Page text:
When should you journal?
Most books and guidance on journaling and diary-keeping suggest that we devote some time each day to our journals. Of course, regularity is helpful in maintaining detailed logs of processes and developments. However, the reality is often that we feel daunted, overwhelmed and pressured by the ‘need’ to create an entry when there is nothing of value or importance to say. On the other hand, there are situations in which we have a brainwave, but we have no journal, no paper, no pen to record it. The trick is to recognise these patterns and to work with them. I know that walking will stimulate my thoughts and problem-solving, so when I do go for a walk, I make sure to take some recording implements. Because I love writing notes by hand, I often have the old-school pen and paper on me, but when carrying this isn’t convenient, I at least take my phone, which I can use to type notes or record my own voice. By listening to and following our personal, natural rhythms, we will journal regularly and meaningfully, and the process is less likely to become a chore and therefore be abandoned.
What is the most important journaling advice?
Research journaling is a personal, and, therefore, incredibly individual endeavour, as becomes evident on this padlet. So, do not let yourself be pushed or pulled into a particular direction, but follow your instincts. By releasing yourself from the ‘should’ or ‘must’ attitude around journaling, you can start enjoying the process, which will result in you journaling more regularly and consistently. The same is true for the form, format and medium of journaling: just because writing a journal entry in full paragraphs works for some, it doesn’t mean it ‘must’ work for you. Maybe you’re more of a mind-map person, a collage person, a poetry person or a LEGO® person. The point is that by forcing yourself to write in paragraphs, you work against your natural preferences and make the process more painful, arduous and frustrating than necessary. The most important advice therefore is let go of unhelpful preconceptions and enjoy the journaling experience.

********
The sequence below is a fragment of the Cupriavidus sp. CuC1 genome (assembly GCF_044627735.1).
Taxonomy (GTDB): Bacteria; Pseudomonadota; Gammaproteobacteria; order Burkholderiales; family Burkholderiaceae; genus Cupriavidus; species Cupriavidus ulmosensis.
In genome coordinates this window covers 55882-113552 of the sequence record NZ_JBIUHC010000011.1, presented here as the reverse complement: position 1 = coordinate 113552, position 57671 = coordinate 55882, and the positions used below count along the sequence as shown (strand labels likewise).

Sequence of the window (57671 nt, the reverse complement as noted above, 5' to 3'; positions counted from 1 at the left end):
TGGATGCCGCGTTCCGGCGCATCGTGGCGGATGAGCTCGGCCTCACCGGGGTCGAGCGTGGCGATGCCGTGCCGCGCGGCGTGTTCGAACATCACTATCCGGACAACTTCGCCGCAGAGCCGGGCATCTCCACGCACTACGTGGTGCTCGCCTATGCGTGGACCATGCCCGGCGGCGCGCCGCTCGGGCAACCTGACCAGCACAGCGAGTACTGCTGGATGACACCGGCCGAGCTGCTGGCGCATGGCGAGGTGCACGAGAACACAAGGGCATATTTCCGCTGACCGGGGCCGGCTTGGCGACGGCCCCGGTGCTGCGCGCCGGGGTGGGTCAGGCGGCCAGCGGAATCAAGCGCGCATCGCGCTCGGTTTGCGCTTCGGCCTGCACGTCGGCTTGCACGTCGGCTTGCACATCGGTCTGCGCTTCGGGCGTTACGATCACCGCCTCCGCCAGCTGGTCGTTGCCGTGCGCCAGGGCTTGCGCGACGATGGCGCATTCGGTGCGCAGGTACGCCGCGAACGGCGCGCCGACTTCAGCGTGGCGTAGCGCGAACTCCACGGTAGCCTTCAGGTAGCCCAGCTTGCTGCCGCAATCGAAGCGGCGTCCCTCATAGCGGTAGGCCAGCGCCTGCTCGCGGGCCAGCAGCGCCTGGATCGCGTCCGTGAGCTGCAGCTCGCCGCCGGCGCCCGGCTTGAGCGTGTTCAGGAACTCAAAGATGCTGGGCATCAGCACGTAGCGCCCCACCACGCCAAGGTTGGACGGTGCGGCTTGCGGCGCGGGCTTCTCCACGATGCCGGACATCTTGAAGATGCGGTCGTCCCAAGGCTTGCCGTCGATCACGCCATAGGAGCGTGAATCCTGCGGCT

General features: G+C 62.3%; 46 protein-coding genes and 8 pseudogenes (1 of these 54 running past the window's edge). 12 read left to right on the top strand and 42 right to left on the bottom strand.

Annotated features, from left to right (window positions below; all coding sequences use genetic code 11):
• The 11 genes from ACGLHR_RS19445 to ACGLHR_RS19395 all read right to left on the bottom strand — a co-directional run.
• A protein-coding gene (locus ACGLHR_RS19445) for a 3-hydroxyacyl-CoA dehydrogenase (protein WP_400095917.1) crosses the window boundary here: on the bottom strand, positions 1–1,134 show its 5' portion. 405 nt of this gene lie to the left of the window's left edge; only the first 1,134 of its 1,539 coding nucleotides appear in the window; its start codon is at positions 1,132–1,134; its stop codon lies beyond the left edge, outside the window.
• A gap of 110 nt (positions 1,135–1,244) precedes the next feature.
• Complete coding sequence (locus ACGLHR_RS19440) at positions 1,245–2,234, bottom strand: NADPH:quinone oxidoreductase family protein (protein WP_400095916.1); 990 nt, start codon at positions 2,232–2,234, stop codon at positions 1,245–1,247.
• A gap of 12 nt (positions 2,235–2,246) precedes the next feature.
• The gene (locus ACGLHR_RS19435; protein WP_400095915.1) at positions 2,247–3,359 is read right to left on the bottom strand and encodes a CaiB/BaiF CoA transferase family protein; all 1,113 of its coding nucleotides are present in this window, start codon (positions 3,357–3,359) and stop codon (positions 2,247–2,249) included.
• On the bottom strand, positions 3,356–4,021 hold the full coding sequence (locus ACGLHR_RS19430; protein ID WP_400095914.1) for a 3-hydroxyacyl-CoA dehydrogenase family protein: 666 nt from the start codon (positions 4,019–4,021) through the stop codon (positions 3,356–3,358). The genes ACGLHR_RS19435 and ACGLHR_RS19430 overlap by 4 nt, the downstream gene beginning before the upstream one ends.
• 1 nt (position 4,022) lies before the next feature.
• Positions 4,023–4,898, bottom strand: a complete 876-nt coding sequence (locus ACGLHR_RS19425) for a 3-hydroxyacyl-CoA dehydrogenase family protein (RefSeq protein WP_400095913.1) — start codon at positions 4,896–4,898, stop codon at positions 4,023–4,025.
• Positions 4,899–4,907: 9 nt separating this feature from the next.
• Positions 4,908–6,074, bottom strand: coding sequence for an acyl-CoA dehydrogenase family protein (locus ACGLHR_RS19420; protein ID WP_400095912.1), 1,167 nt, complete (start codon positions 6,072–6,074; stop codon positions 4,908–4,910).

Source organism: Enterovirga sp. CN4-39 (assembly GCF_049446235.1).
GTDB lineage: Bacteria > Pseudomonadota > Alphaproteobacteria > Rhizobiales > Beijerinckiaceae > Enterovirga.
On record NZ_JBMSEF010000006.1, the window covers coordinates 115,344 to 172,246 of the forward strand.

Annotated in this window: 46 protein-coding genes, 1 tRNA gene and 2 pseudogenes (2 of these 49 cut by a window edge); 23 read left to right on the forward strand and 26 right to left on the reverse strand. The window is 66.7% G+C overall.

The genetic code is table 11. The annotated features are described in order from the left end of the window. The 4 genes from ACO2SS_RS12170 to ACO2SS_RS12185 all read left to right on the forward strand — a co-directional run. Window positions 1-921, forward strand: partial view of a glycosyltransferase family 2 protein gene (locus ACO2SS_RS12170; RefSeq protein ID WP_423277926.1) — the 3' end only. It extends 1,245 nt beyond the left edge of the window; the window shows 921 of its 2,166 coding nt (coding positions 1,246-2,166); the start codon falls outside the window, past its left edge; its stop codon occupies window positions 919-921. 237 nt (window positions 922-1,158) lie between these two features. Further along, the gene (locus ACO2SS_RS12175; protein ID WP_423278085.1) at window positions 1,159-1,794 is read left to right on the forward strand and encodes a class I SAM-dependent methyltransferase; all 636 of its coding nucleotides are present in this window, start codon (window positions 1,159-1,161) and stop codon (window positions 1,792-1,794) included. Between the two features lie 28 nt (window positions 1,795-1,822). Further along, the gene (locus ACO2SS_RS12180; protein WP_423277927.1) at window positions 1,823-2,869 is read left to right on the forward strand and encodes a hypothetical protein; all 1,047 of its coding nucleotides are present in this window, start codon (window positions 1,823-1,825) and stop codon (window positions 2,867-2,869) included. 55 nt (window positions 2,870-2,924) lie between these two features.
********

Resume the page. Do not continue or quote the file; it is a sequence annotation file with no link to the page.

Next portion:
Dr Nicole Brown is Director of Social Research & Practice and Education Ltd and Associate Professor at University College London. Nicole’s research interests relate to physical and material representations of experiences, the generation of knowledge and use of metaphors to express what is difficult to express, and, more generally, research methods and approaches to explore identity and body work. Her books include Lived Experiences of Ableism in Academia: Strategies for Inclusion in Higher Education, Ableism in Academia: Theorising Experiences of Disabilities and Chronic Illnesses in Higher Education, Embodied Inquiry: Research Methods, and Making the Most of Your Research Journal. Nicole’s creative nonfiction has been published in the Journal of Participatory Research Methods, So Fi Zine and The AutoEthnographer.
She tweets as @ncjbrown and @AbleismAcademia